Review of recent guidelines for the management of severe sepsis and septic shock
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- Zhang, JN., Peng, B., Woods, J. et al. Front. Med. China (2010) 4: 54. doi:10.1007/s11684-010-0008-7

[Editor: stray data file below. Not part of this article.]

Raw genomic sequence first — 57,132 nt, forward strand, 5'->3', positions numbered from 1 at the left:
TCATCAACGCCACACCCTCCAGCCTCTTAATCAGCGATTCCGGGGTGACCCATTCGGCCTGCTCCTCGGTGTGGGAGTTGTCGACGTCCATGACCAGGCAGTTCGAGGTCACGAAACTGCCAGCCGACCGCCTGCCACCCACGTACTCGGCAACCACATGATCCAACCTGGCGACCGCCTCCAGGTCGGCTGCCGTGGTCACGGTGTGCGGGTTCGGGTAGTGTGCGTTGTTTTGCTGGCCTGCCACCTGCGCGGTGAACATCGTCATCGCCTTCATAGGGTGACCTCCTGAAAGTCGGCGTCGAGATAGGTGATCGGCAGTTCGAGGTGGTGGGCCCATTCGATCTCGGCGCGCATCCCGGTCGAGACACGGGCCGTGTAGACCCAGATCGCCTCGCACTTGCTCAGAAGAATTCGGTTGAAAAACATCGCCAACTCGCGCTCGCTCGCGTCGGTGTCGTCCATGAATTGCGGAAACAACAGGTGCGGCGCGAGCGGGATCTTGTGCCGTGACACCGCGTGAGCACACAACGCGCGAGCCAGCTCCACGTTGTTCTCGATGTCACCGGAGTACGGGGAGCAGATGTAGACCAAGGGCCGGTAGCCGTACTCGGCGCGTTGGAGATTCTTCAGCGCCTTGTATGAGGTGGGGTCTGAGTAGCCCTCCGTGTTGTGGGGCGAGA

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Severe sepsis and septic shock affect millions of patients and are major causes of mortality worldwide. Advancements in treatment and disease management led to a decline in in-hospital mortality from 27.8% (1979–1984) to 17.9% (1995 to 2000). In this article, we systemically review recent guidelines for the management of severe sepsis and septic shock published in 2008 by the International Surviving Sepsis Campaign Guidelines Committee. The 2008 Surviving Sepsis guidelines recommend protocolized resuscitation with goals to maintain central venous pressure ⩾ 8–12 mmHg, mean arterial pressure ⩾ 65 mmHg, urine output ⩾ 0.5 mL·kg−1·h−1 and central venous oxygen saturation ⩾ 70% (or mixed venous ⩾ 65%). Further fluid administration, transfusion of packed red blood cells to achieve a hematocrit of ⩾ 30% and/or infusion of dobutamine max 20 μg·kg−1·min−1 are advised if venous O2 saturations remain below 70%. In patients with decreased ventricular compliance or mechanical ventilation, a target central venous pressure of 12–15 mmHg is recommended. Intravenous antibiotic administration within the first hour of recognizing severe sepsis and septic shock is essential, while use of corticosteroids in sepsis is controversial. The mechanisms by which activated protein C improves clinical outcomes in sepsis are unknown. Therapy with activated protein C is approved for patients with severe sepsis and an increased risk of death [Acute Physiology and Chronic Health Evaluation II (APACHE II) > 25]. Bicarbonate therapy is discouraged. Intravenous insulin should be used to control hyperglycemia in patients with severe sepsis following stabilization in the intensive care unit.